It shows students how fulfilling the act of discovery is, and that theorizing a new strategy or original conclusion is a reward. Because of this, they grow to enjoy the learning process itself — not parent or teacher approval.

This means that student appreciation for learning can improve with a simple inquiry exercise.

5. Builds Initiative and Self-Direction

A teacher stands at a whiteboard with three students, as one of them solves math problems on the board.

Students can improve certain transferable skills through inquiry-based learning, many of which relate to initiative and self-direction.

This is evident when examining the steps of the inquiry process. Students learn how to ask questions, investigate, discuss, collaborate and reach their own conclusions. Although they can separately build these skills through other activities, self-guided inquiry and analysis synthesizes this development.

Such skills will not only prove useful as students reach higher grades, but enter post-secondary school and beyond.

6. Works in Almost Any Classroom

Inquiry-based learning can also benefit teachers, as you can repurpose activities for almost any classroom. Even regardless of grade and individual skill levels.

This is because you can:

  • Adapt the pace and content to suit the needs of students
  • Appeal to students who struggle to grasp content through traditional lessons
  • Deliver exercises that greatly differ, using distinct content and investigation methods
  • Use an inquiry exercise as either a “minds-on” activity, review, full lesson or standalone project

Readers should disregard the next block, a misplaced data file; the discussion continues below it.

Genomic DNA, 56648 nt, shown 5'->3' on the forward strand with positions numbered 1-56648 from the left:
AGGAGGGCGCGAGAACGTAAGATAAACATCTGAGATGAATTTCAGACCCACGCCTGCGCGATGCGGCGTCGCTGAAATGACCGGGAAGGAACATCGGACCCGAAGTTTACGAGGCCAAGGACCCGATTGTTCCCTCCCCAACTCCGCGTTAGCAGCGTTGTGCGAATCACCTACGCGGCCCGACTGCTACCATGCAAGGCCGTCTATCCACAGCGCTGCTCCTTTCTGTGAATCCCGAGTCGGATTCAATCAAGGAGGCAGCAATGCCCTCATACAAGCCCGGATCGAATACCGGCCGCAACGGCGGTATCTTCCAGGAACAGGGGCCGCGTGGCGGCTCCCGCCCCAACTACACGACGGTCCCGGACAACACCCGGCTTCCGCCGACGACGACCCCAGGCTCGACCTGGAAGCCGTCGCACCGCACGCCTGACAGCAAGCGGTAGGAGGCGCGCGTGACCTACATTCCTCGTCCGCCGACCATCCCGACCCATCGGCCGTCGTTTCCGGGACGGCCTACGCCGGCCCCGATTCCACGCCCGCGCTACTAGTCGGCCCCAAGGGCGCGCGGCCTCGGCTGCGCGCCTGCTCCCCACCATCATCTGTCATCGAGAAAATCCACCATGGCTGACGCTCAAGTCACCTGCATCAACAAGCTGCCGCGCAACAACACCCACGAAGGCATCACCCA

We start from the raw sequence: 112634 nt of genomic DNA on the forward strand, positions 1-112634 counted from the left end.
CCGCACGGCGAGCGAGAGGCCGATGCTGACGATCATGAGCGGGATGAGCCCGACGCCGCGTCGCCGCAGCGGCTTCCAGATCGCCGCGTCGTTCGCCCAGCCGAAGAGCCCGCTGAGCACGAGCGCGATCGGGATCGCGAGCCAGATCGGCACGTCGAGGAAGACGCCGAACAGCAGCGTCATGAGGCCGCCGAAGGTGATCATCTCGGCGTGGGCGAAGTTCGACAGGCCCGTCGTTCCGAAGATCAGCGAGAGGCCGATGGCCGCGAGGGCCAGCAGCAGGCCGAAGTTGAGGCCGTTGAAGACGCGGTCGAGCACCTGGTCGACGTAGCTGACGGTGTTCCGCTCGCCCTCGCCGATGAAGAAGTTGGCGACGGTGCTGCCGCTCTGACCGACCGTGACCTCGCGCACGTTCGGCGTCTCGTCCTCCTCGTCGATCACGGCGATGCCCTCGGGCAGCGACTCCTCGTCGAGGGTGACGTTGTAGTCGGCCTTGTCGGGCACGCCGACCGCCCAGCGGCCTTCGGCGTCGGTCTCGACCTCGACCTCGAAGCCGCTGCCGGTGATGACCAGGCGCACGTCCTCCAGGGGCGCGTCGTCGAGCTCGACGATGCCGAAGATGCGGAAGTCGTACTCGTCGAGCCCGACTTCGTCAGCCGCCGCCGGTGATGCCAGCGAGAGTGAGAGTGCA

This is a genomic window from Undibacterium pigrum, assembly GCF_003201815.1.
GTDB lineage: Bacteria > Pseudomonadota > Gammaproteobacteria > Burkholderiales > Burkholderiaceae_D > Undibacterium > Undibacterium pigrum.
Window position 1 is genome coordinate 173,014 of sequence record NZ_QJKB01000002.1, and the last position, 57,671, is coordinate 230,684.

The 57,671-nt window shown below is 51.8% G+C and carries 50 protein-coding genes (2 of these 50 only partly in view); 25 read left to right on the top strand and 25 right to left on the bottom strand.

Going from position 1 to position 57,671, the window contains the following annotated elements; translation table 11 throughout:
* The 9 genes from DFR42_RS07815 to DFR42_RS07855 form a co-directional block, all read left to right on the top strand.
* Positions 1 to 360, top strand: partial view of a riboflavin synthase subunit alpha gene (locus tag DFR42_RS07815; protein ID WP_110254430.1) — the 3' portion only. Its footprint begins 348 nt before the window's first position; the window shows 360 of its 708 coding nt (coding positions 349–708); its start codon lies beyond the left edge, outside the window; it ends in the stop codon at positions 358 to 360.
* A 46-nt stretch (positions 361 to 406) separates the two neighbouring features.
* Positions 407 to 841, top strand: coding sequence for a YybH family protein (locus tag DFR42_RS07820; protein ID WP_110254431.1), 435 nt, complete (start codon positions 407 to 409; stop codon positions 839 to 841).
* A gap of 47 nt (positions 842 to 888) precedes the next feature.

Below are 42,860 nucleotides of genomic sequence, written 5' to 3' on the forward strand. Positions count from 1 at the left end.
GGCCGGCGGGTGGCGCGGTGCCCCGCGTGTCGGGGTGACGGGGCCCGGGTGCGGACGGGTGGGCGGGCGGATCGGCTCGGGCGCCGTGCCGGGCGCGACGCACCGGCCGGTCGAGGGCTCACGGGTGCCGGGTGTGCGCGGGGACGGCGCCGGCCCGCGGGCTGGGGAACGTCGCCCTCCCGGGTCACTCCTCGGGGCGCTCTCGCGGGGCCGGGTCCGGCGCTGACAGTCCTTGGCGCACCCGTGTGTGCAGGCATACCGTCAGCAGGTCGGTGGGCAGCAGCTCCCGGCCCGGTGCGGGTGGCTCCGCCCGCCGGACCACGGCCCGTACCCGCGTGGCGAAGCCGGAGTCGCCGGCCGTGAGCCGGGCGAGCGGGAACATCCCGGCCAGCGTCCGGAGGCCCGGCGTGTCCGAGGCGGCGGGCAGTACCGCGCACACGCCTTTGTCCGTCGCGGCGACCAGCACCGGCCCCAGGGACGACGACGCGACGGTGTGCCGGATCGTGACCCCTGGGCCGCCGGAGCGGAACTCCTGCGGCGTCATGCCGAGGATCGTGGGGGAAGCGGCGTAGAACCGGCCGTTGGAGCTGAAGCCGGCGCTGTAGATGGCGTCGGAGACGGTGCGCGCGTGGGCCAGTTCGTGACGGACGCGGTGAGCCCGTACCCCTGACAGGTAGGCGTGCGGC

• Reinforce and expand upon any relevant concept, as long as students have shown curiosity towards it

In these ways, you’ll have the flexibility to provide inquiry exercises to the majority of your classes year after year.

7. Offers Differentiated Instruction

A teacher hovers over a table where a group of students are using tablets, paper and markers to solve problems.

Running an inquiry-based learning activity will give you a chance to use differentiated instruction strategies, appealing to the diverse learning styles of your students.

Students can work by themselves, or as part of a small or large group. Inquiry itself typically involves methods such as discussion and guided research. You can also provide content in form of text, audio, video and virtual or physical manipulatives such as building blocks.

Delivering a range of content and ways to process it, inquiry activities can allow you to meet your students’ distinct learning needs and preferences.

7 Inquiry-Based Learning Strategies and Activities for Teachers

Like any teaching method, there are strategies to help you successfully run an inquiry activity. These strategies will also allow you and your students to enjoy the full extent of inquiry-based learning’s benefits.

1. Keep Guiding Principles in Mind